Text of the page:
Rocket is a lot like CrossFit. I know if I programmed a killer workout that made an obvious change in a person’s life, I’d feel so satisfied that my effort wasn’t in vain. I know that Rocket is different from a regular Vinyasa Flow class, or even an Ashtanga class. It takes something simple and cranks it up a notch…maybe a few notches.

Here are a few staples of the practice:

  • The standing series begins with a 5 breath hold Bakasana
  • A long standing flow on the right side, then the left
  • Pincha mayurasana follows standing flows
  • Prasarita Padottanasana series includes a tripod headstand
  • Rocket Abs integrates Navasana with leg lifts and holds
  • Nearly every Navasana ends with a handstand, and there are quite a few
  • Many forward folds end with an arm balance
  • Ardha matsyendrasana transitions with a handstand or headstand in between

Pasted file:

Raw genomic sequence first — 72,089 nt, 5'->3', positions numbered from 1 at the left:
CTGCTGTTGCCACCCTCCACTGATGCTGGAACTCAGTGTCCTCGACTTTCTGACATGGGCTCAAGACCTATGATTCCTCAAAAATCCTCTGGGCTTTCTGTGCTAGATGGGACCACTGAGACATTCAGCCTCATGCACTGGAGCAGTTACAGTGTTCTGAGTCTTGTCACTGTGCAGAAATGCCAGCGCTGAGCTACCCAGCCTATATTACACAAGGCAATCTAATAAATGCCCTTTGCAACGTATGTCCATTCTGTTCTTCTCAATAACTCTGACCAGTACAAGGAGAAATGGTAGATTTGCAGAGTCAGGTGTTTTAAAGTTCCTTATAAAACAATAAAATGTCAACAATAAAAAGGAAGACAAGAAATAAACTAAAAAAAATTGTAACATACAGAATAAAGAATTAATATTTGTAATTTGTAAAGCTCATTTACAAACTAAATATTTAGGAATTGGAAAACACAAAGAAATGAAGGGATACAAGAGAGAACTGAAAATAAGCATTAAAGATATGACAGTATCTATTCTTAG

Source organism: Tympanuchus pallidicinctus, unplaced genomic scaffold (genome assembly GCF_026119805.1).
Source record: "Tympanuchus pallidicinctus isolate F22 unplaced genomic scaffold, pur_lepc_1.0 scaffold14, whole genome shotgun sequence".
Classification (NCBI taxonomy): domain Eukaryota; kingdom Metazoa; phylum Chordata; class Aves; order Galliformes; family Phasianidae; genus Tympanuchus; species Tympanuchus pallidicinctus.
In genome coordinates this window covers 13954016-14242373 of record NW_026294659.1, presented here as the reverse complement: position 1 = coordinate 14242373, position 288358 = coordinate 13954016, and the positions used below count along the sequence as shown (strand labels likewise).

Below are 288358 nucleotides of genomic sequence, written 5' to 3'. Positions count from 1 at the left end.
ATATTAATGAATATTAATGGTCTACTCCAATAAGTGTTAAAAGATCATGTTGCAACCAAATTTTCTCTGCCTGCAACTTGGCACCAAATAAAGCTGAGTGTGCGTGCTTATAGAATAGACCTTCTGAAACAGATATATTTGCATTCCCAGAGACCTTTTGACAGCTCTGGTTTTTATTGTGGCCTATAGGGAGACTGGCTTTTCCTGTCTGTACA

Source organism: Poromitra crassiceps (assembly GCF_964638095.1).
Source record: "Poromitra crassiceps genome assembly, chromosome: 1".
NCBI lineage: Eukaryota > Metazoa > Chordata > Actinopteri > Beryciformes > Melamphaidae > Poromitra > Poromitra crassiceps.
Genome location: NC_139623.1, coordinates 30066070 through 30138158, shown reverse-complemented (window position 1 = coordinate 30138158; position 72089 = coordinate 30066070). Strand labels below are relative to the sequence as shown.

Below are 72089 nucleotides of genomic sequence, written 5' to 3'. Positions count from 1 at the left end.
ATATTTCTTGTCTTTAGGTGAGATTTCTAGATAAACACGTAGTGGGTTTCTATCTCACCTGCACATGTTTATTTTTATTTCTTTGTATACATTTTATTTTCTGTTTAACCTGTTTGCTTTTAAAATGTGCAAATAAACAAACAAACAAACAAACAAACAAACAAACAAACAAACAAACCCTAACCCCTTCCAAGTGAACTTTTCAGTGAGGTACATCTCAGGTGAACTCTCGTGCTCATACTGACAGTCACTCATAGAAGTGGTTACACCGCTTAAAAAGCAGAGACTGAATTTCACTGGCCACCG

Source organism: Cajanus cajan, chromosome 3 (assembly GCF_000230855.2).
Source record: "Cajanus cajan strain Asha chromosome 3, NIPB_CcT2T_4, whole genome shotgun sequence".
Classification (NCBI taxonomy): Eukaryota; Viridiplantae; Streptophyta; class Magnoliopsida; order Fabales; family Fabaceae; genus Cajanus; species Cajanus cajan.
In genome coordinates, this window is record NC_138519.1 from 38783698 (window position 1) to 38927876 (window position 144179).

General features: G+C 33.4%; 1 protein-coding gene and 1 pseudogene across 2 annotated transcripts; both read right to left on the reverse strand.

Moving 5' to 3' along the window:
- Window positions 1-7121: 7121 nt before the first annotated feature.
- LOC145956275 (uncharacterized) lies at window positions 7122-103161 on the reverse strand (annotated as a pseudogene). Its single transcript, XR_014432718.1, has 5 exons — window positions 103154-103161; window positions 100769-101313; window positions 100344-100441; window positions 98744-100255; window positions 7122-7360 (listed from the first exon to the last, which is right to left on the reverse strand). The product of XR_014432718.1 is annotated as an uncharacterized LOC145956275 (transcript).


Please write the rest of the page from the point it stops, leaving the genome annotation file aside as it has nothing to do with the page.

• We always do chakrasana (and I’m not talking about upward bow) and pigeon pose
  • Pranayama (breath practice) is for advanced Ashtangis, so that’s what we do

Garsh do I love the excitement I feel from this practice.

Being Observed

The yoga studio where I teach is finishing up with a round of 200 hour teacher training. I end up with a trainee or two in the classes I teach.

Last night, I had someone observe my Rocket Yoga class. I have been teaching Rocket for a while and received advanced training in it this past March. So it was fun to hear someone comment on what I’m doing.

First of all, observers love my music. Rocket Yoga was developed when Larry Schultz traveled with the Grateful Dead. With those roots, I embrace elements of Rock & Roll in my classes. You’ll hear the gamut from The Red Hot Chili Peppers, Marvin Gaye, Flock of Seagulls, Tracy Chapman, to Stevie Wonder and Santana. It peaks to a fervor during sun salutations and standing poses and starts to soften through seated and finishing poses. I am careful to craft the entire 75 minutes of class so that it ends with more Tamasic sounds. This ambience along with my vocalizations and dimming of lights makes for a complete practice. The lady last night especially loved Pink Floyd saying that it fit perfectly with the Rocket.